Image for article titled Strange New Worlds' Memory Hole Mystery Can't Quite Plug All the Gaps

Picture: Paramount

However the issue is that Captain Pike has already had lots of the main target of Unusual New Worlds’ character work to date. Sure, he’s the captain, and subsequently the collection’ important character. However when a lot of this episode looks like an epilogue to an arc already nicely explored for him, combining it with the layers of thriller on Rigel being drawn out throughout the episode, it looks like “Among the many Lotus Eaters” is taking part in for time that might’ve been used extra successfully—even if the vibes are immaculately classically Trek, proper all the way down to location units that give off ‘60s price range alien world vibes.

This particularly feels just like the case with one a part of the episode particularly: Lieutenant Erica Ortegas’ subplot. Melissa Navia’s helmsman is arguably one of many final remaining members of Unusual New Worlds’ ensemble forged to recieve a second within the highlight, an exploration left all of the extra tempting at the same time as a number of characters round her have gotten a number of episodes of focus. “Among the many Lotus Eaters” virtually begins taking part in with this metatextual acknowledgement when Erica, desperate to be part of Pike’s touchdown social gathering to analyze Rigel VII, out of the blue finds herself pulled out of subject responsibility to be able to hold her on the Enterprise helm. When Rigel VII’s thriller reminiscence loss affliction comes for the Enterprise—brought on partly by radiation from an orbiting asteroid, therefore its have an effect on on the ship in addition to the crew under—Ortegas and Spock are left as a few of the final crew unaffected, till they too succumb to it. And whereas under on the planet Pike’s grappling with shedding his identification comes with a second of emotional catharsis, Ortegas’ comes along with her… remembering that she pilots the Enterprise. And that’s it. Not who she is or what she stands for, however what her job is, the job that partly was irritating her earlier within the episode when it restricted her from being a part of the away staff. Sure, it means she remembers what she does in time to avoid wasting the day and save the crew, but it surely’s not precisely a profoundly emotional character exploration, particularly for a personality who has but to obtain a lot of a highlight on the present to date.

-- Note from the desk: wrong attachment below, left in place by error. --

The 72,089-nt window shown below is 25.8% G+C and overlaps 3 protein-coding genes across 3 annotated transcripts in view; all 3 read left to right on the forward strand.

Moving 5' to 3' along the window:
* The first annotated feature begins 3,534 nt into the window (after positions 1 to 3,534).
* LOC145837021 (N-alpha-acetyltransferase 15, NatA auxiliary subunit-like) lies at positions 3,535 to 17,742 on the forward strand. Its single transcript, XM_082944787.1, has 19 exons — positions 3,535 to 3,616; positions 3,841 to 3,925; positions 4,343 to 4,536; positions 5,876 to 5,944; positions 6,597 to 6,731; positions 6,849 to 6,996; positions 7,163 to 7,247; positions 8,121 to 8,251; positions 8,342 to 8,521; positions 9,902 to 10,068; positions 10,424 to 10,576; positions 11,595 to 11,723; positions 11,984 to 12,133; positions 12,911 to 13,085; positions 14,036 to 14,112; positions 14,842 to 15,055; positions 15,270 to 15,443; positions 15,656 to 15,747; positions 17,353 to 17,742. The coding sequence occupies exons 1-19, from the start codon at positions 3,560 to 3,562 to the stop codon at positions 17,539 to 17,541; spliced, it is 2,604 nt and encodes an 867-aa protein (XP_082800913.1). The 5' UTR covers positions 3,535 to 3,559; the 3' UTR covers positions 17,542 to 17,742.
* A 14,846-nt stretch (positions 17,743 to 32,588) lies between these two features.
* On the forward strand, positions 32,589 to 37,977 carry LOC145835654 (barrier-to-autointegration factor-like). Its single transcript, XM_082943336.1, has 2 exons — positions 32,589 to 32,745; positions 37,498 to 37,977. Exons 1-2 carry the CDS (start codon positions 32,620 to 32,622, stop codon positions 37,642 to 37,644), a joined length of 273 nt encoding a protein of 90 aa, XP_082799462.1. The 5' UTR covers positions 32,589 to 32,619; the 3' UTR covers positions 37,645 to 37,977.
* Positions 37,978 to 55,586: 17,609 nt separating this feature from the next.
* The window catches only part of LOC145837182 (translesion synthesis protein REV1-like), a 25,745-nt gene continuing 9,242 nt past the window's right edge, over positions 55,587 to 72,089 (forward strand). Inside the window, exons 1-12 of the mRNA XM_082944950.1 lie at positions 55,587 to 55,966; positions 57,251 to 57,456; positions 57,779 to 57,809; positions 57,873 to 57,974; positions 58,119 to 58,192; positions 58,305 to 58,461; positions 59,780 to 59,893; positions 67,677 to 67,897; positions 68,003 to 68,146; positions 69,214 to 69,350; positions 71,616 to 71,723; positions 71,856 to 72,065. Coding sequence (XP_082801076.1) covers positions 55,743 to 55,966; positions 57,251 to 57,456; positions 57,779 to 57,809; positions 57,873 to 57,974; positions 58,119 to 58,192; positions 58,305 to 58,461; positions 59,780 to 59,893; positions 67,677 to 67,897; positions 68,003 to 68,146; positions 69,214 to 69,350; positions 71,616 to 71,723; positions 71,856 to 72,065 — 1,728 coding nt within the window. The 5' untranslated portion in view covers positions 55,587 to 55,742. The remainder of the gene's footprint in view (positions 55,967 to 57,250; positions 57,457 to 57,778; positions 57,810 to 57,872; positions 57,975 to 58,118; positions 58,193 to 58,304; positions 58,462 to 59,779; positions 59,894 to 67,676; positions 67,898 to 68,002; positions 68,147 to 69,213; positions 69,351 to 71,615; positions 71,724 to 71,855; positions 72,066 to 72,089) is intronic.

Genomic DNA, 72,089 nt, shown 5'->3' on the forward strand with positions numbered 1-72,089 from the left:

Image for article titled Strange New Worlds' Memory Hole Mystery Can't Quite Plug All the Gaps

Picture: Paramount

That’s what arguably stings the most about “Among the many Lotus Eaters” and its potential—it’s not a nasty episode of Unusual New Worlds, but it surely might’ve been a significantly better one than it was. In attempting to be a bit extra fascinated with just a few too many concepts, the collection stalled as a substitute of soared when it got here to the prospect to discover considered one of its extra intriguing new characters. However similar to “Raise Us The place Struggling Can’t Attain,” that’s not essentially a deadly misstep for a present like this. There’s at all times subsequent week, and the week after that, and the week after that, when the present will attempt once more with a brand new concept—and perhaps one that can, finally, do some justice to a few of its most underserved characters.